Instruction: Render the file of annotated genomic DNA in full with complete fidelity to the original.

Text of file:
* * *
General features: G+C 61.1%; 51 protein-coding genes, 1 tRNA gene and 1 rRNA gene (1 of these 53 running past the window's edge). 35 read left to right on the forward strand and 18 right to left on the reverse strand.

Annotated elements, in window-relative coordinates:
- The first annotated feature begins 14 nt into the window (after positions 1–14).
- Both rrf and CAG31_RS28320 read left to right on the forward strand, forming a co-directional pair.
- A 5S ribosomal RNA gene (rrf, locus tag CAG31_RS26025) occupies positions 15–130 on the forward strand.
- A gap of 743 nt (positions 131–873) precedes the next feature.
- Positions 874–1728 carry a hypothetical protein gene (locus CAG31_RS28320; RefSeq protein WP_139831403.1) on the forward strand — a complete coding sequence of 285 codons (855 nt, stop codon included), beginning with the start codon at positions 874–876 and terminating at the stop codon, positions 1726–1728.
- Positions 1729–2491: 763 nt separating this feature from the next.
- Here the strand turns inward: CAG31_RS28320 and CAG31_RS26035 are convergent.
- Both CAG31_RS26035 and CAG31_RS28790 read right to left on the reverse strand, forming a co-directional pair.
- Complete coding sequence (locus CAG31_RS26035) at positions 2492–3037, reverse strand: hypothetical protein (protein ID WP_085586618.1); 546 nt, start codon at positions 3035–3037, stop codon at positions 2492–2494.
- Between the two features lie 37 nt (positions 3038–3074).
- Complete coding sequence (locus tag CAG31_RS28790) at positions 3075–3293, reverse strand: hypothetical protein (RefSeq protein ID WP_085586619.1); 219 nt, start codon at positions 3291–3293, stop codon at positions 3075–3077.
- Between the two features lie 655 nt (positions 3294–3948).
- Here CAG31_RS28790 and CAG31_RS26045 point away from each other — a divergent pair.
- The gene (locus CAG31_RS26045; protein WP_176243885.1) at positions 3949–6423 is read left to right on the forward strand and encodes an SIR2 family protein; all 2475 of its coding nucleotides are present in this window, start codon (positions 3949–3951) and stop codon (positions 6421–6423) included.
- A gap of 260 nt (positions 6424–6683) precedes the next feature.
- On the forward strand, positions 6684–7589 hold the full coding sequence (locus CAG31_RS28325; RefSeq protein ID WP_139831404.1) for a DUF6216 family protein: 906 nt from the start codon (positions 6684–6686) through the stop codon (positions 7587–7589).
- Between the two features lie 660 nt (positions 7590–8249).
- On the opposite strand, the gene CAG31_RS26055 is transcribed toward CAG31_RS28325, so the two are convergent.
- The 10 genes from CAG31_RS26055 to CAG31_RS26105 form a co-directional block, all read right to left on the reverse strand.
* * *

General features: G+C 61.1%; 51 protein-coding genes, 1 tRNA gene and 1 rRNA gene (1 of these 53 running past the window's edge). 35 read left to right on the forward strand and 18 right to left on the reverse strand.

Annotated elements, in window-relative coordinates:
- The first annotated feature begins 14 nt into the window (after positions 1–14).
- Both rrf and CAG31_RS28320 read left to right on the forward strand, forming a co-directional pair.
- A 5S ribosomal RNA gene (rrf, locus tag CAG31_RS26025) occupies positions 15–130 on the forward strand.
- A gap of 743 nt (positions 131–873) precedes the next feature.
- Positions 874–1728 carry a hypothetical protein gene (locus CAG31_RS28320; RefSeq protein WP_139831403.1) on the forward strand — a complete coding sequence of 285 codons (855 nt, stop codon included), beginning with the start codon at positions 874–876 and terminating at the stop codon, positions 1726–1728.
- Positions 1729–2491: 763 nt separating this feature from the next.
- Here the strand turns inward: CAG31_RS28320 and CAG31_RS26035 are convergent.
- Both CAG31_RS26035 and CAG31_RS28790 read right to left on the reverse strand, forming a co-directional pair.
- Complete coding sequence (locus CAG31_RS26035) at positions 2492–3037, reverse strand: hypothetical protein (protein ID WP_085586618.1); 546 nt, start codon at positions 3035–3037, stop codon at positions 2492–2494.
- Between the two features lie 37 nt (positions 3038–3074).
- Complete coding sequence (locus tag CAG31_RS28790) at positions 3075–3293, reverse strand: hypothetical protein (RefSeq protein ID WP_085586619.1); 219 nt, start codon at positions 3291–3293, stop codon at positions 3075–3077.
- Between the two features lie 655 nt (positions 3294–3948).
- Here CAG31_RS28790 and CAG31_RS26045 point away from each other — a divergent pair.
- The gene (locus CAG31_RS26045; protein WP_176243885.1) at positions 3949–6423 is read left to right on the forward strand and encodes an SIR2 family protein; all 2475 of its coding nucleotides are present in this window, start codon (positions 3949–3951) and stop codon (positions 6421–6423) included.
- A gap of 260 nt (positions 6424–6683) precedes the next feature.
- On the forward strand, positions 6684–7589 hold the full coding sequence (locus CAG31_RS28325; RefSeq protein ID WP_139831404.1) for a DUF6216 family protein: 906 nt from the start codon (positions 6684–6686) through the stop codon (positions 7587–7589).
- Between the two features lie 660 nt (positions 7590–8249).
- On the opposite strand, the gene CAG31_RS26055 is transcribed toward CAG31_RS28325, so the two are convergent.
- The 10 genes from CAG31_RS26055 to CAG31_RS26105 form a co-directional block, all read right to left on the reverse strand.